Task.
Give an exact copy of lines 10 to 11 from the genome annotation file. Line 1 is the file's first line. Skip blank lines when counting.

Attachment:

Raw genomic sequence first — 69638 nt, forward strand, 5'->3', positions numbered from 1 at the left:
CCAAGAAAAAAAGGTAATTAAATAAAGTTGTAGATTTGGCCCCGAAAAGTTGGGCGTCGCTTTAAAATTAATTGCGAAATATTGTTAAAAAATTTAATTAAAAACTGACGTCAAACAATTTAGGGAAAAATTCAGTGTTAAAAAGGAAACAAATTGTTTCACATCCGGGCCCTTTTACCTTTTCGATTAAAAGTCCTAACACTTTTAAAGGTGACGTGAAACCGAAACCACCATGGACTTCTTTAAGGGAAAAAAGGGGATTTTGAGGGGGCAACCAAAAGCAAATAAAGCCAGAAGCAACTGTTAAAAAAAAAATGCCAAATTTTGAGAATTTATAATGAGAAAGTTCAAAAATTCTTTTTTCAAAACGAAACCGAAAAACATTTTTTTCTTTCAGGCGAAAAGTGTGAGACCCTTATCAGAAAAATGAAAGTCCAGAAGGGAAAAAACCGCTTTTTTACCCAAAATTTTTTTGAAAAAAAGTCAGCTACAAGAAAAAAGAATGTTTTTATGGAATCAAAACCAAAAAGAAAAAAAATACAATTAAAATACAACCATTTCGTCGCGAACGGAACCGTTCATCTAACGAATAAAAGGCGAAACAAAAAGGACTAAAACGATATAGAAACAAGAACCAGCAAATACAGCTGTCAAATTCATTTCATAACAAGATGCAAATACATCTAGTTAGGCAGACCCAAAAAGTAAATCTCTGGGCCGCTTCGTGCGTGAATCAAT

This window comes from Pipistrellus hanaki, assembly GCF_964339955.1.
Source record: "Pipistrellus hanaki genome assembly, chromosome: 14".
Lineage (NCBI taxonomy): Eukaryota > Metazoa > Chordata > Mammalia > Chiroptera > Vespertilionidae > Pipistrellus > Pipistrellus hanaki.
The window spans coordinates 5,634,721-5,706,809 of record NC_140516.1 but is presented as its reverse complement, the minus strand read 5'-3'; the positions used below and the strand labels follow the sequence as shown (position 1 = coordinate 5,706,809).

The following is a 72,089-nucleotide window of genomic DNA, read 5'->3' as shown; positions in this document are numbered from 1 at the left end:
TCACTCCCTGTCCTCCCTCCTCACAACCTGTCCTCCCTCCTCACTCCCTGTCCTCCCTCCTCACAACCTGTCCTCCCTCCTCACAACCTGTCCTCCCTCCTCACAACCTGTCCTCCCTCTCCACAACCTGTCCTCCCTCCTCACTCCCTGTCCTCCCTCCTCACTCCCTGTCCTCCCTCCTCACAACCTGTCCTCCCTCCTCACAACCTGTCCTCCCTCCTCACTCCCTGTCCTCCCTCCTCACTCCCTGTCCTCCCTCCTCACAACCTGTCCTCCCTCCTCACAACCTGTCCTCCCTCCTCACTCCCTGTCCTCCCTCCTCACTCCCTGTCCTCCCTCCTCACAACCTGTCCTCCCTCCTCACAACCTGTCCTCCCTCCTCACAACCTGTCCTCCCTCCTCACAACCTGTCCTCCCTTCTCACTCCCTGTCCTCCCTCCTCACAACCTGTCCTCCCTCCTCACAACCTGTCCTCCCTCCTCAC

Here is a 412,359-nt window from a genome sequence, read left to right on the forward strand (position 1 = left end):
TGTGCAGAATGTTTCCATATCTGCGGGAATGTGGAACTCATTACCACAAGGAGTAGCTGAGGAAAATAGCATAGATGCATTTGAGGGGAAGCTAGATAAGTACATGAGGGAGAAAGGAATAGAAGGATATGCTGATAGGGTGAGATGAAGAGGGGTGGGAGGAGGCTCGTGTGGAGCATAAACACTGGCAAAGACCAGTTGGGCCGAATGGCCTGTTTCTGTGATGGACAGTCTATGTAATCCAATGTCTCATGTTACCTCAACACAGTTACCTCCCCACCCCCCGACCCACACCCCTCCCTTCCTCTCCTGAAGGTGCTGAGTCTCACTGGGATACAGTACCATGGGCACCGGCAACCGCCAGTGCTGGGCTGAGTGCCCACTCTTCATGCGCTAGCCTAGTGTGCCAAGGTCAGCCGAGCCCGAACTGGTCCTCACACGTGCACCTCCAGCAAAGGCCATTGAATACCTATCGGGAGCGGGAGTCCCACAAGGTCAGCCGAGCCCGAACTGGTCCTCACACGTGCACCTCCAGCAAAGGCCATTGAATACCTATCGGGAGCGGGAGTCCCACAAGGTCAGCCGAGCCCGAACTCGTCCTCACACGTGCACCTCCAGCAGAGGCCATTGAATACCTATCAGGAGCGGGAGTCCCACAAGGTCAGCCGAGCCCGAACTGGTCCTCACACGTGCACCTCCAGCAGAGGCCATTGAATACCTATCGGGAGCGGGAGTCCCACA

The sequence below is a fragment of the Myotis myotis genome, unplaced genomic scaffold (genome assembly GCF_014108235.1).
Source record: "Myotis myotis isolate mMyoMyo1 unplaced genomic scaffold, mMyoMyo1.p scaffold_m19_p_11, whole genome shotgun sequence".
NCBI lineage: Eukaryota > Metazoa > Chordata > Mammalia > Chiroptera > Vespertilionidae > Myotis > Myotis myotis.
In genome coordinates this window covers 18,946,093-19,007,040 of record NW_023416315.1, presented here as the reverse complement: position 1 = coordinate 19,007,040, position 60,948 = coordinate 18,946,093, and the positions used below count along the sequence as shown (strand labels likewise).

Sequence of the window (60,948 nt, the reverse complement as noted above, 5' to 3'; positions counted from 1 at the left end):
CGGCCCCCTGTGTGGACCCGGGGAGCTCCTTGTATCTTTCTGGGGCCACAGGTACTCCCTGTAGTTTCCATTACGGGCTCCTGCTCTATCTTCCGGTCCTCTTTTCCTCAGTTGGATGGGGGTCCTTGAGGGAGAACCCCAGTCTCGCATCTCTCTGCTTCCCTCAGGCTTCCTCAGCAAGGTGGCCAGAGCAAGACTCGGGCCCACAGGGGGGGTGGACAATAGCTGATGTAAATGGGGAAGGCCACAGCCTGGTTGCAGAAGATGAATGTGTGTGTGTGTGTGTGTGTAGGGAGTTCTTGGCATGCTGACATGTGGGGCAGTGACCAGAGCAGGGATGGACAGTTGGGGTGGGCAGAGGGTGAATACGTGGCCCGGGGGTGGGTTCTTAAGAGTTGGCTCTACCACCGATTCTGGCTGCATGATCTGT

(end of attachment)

TGTGCAGAATGTTTCCATATCTGCGGGAATGTGGAACTCATTACCACAAGGAGTAGCTGAGGAAAATAGCATAGATGCATTTGAGGGGAAGCTAGATAAGTACATGAGGGAGAAAGGAATAGAAGGATATGCTGATAGGGTGAGATGAAGAGGGGTGGGAGGAGGCTCGTGTGGAGCATAAACACTGGCAAAGACCAGTTGGGCCGAATGGCCTGTTTCTGTGATGGACAGTCTATGTAATCCAATGTCTCATGTTACCTCAACACAGTTACCTCCCCACCCCCCGACCCACACCCCTCCCTTCCTCTCCTGAAGGTGCTGAGTCTCACTGGGATACAGTACCATGGGCACCGGCAACCGCCAGTGCTGGGCTGAGTGCCCACTCTTCATGCGCTAGCCTAGTGTGCCAAGGTCAGCCGAGCCCGAACTGGTCCTCACACGTGCACCTCCAGCAAAGGCCATTGAATACCTATCGGGAGCGGGAGTCCCACAAGGTCAGCCGAGCCCGAACTGGTCCTCACACGTGCACCTCCAGCAAAGGCCATTGAATACCTATCGGGAGCGGGAGTCCCACAAGGTCAGCCGAGCCCGAACTCGTCCTCACACGTGCACCTCCAGCAGAGGCCATTGAATACCTATCAGGAGCGGGAGTCCCACAAGGTCAGCCGAGCCCGAACTGGTCCTCACACGTGCACCTCCAGCAGAGGCCATTGAATACCTATCGGGAGCGGGAGTCCCACA

The sequence below is a fragment of the Myotis myotis genome, unplaced genomic scaffold (genome assembly GCF_014108235.1).